Hosking, who rides with pro team HTC - Highroad, says she's happy with her result and that she managed to avoid crashing during the perilous last lap.
"I was just hoping to stay upright. There were crashes left, right an centre coming down the back straight," said Hosking. "It was fast and it was dodgy but I came away with a sixth at my first world championships so I'm happy."
As has been the case with the previous races the medals have been decided in a frantic dash to the line.
"I was hoping that on that last little kick up it would break into a smaller group but it didn't and I think, you've seen in the last few races it's such a fast course. To stay away is not so easy," said Hosking. "We never wanted to do a lead out train it was more of a sit in, protect yourself and if the girls could, if they still had it in their legs, fire missiles and see if they it would string it out.
Cycling Australian women's road coach, Martin Barras, says the team performance augers well for next year.
"When you look at where our team has been that is our best result for the last few years," said Barras. "I am not going to go and get overly excited with a sixth place, (but) the fact is it comes from a young girl it is a step in the right direction especially heading into the Olympics."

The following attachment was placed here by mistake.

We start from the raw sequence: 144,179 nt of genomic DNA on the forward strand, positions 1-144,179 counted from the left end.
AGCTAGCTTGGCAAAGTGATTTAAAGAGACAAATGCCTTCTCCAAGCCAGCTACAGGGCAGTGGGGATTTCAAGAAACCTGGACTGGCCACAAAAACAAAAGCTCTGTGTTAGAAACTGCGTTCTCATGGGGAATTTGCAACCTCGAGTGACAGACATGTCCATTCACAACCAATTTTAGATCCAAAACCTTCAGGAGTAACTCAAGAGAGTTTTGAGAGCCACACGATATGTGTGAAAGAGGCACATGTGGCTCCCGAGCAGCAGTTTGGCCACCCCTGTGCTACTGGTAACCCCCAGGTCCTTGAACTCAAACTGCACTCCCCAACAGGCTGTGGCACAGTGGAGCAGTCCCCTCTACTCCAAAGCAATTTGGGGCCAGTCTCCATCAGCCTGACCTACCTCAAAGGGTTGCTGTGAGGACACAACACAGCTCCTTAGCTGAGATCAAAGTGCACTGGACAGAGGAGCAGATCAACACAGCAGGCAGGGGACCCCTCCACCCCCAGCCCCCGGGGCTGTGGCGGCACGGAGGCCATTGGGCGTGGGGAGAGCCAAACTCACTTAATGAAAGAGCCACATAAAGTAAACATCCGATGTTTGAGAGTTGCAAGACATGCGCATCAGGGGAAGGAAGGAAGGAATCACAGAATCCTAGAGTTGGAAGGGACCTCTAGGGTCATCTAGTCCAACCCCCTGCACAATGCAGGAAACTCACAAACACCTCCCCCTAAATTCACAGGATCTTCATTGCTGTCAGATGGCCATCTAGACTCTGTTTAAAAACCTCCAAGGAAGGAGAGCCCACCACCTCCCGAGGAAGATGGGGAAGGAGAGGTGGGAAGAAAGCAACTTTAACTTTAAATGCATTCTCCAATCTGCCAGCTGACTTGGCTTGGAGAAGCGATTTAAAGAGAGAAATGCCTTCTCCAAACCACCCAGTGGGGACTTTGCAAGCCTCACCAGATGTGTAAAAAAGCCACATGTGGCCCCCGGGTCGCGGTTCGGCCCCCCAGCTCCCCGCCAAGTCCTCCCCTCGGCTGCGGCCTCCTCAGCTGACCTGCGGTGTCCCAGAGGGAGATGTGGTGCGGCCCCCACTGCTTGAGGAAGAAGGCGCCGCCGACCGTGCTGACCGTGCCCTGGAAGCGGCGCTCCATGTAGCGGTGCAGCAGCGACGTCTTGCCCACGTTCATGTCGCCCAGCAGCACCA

Meanwhile Amanda Spratt, team captain on the road for the Australian women, was one of those who came down in the last lap but recovered to finish the race, albeit more than two minutes after the leaders.
"The crash happened with a couple of k's (kilometres) to go, it was getting hectic in the finish but I'm fine and I crossed the line," Spratt said. "It was pretty chaotic. A flat course and it went so quickly. We had to be really attentive and up the front and I think we did a good job of that.
"The plan today was to be patient throughout the day and wait for the last few laps which we tried to do but nothing was sticking so in the end we put Chloe up for the sprint and she was sixth so a good result for the team."